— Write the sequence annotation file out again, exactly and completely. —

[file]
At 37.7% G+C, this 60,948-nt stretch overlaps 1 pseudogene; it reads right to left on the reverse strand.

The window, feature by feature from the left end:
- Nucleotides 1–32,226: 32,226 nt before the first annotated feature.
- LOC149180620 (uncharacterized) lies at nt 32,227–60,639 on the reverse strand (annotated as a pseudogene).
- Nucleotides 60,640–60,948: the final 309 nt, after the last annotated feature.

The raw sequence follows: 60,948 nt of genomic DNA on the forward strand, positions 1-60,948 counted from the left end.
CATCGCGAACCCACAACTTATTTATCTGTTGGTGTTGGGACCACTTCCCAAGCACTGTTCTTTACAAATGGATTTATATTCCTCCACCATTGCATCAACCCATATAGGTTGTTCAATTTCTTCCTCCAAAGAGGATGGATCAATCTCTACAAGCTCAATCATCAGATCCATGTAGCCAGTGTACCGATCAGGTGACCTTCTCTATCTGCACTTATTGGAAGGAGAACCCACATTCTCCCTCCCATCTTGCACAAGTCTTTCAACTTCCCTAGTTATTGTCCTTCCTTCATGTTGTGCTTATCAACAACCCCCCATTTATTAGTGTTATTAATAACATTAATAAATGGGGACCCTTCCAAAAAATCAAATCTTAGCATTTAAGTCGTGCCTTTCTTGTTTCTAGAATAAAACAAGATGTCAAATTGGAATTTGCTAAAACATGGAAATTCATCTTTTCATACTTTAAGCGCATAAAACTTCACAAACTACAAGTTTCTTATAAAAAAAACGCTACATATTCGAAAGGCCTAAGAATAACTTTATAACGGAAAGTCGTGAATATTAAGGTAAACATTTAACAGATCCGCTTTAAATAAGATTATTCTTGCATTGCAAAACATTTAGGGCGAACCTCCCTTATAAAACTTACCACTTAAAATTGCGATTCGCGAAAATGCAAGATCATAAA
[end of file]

At 37.7% G+C, this 60,948-nt stretch overlaps 1 pseudogene; it reads right to left on the reverse strand.

The window, feature by feature from the left end:
- Nucleotides 1–32,226: 32,226 nt before the first annotated feature.
- LOC149180620 (uncharacterized) lies at nt 32,227–60,639 on the reverse strand (annotated as a pseudogene).
- Nucleotides 60,640–60,948: the final 309 nt, after the last annotated feature.

The raw sequence follows: 60,948 nt of genomic DNA on the forward strand, positions 1-60,948 counted from the left end.
CATCGCGAACCCACAACTTATTTATCTGTTGGTGTTGGGACCACTTCCCAAGCACTGTTCTTTACAAATGGATTTATATTCCTCCACCATTGCATCAACCCATATAGGTTGTTCAATTTCTTCCTCCAAAGAGGATGGATCAATCTCTACAAGCTCAATCATCAGATCCATGTAGCCAGTGTACCGATCAGGTGACCTTCTCTATCTGCACTTATTGGAAGGAGAACCCACATTCTCCCTCCCATCTTGCACAAGTCTTTCAACTTCCCTAGTTATTGTCCTTCCTTCATGTTGTGCTTATCAACAACCCCCCATTTATTAGTGTTATTAATAACATTAATAAATGGGGACCCTTCCAAAAAATCAAATCTTAGCATTTAAGTCGTGCCTTTCTTGTTTCTAGAATAAAACAAGATGTCAAATTGGAATTTGCTAAAACATGGAAATTCATCTTTTCATACTTTAAGCGCATAAAACTTCACAAACTACAAGTTTCTTATAAAAAAAACGCTACATATTCGAAAGGCCTAAGAATAACTTTATAACGGAAAGTCGTGAATATTAAGGTAAACATTTAACAGATCCGCTTTAAATAAGATTATTCTTGCATTGCAAAACATTTAGGGCGAACCTCCCTTATAAAACTTACCACTTAAAATTGCGATTCGCGAAAATGCAAGATCATAAA